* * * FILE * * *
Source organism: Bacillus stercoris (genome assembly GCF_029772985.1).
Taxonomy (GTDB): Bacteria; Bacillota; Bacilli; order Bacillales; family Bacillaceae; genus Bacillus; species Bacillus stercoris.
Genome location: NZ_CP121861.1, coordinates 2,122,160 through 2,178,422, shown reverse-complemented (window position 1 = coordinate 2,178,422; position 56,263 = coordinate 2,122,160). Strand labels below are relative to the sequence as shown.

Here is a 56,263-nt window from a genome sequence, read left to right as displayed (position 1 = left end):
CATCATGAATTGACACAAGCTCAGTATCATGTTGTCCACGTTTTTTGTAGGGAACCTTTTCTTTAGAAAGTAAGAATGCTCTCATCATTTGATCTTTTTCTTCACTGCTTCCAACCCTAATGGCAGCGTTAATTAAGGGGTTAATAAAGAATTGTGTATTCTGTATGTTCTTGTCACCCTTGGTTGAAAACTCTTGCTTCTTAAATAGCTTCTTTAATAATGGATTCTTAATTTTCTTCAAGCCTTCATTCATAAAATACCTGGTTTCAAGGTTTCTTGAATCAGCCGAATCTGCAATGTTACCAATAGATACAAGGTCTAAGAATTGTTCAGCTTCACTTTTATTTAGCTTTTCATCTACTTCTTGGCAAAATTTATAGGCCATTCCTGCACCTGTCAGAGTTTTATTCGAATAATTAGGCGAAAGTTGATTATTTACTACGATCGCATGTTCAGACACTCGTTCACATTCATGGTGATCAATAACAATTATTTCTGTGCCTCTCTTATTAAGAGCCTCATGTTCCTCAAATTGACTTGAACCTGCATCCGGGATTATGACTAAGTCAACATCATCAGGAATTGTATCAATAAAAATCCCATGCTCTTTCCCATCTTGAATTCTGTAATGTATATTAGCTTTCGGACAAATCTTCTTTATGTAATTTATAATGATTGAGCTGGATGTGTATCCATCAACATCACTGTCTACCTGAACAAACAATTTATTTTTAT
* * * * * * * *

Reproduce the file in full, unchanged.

Source organism: Bacillus stercoris (genome assembly GCF_029772985.1).
Taxonomy (GTDB): Bacteria; Bacillota; Bacilli; order Bacillales; family Bacillaceae; genus Bacillus; species Bacillus stercoris.
Genome location: NZ_CP121861.1, coordinates 2,122,160 through 2,178,422, shown reverse-complemented (window position 1 = coordinate 2,178,422; position 56,263 = coordinate 2,122,160). Strand labels below are relative to the sequence as shown.

Here is a 56,263-nt window from a genome sequence, read left to right as displayed (position 1 = left end):
CATCATGAATTGACACAAGCTCAGTATCATGTTGTCCACGTTTTTTGTAGGGAACCTTTTCTTTAGAAAGTAAGAATGCTCTCATCATTTGATCTTTTTCTTCACTGCTTCCAACCCTAATGGCAGCGTTAATTAAGGGGTTAATAAAGAATTGTGTATTCTGTATGTTCTTGTCACCCTTGGTTGAAAACTCTTGCTTCTTAAATAGCTTCTTTAATAATGGATTCTTAATTTTCTTCAAGCCTTCATTCATAAAATACCTGGTTTCAAGGTTTCTTGAATCAGCCGAATCTGCAATGTTACCAATAGATACAAGGTCTAAGAATTGTTCAGCTTCACTTTTATTTAGCTTTTCATCTACTTCTTGGCAAAATTTATAGGCCATTCCTGCACCTGTCAGAGTTTTATTCGAATAATTAGGCGAAAGTTGATTATTTACTACGATCGCATGTTCAGACACTCGTTCACATTCATGGTGATCAATAACAATTATTTCTGTGCCTCTCTTATTAAGAGCCTCATGTTCCTCAAATTGACTTGAACCTGCATCCGGGATTATGACTAAGTCAACATCATCAGGAATTGTATCAATAAAAATCCCATGCTCTTTCCCATCTTGAATTCTGTAATGTATATTAGCTTTCGGACAAATCTTCTTTATGTAATTTATAATGATTGAGCTGGATGTGTATCCATCAACATCACTGTCTACCTGAACAAACAATTTATTTTTAT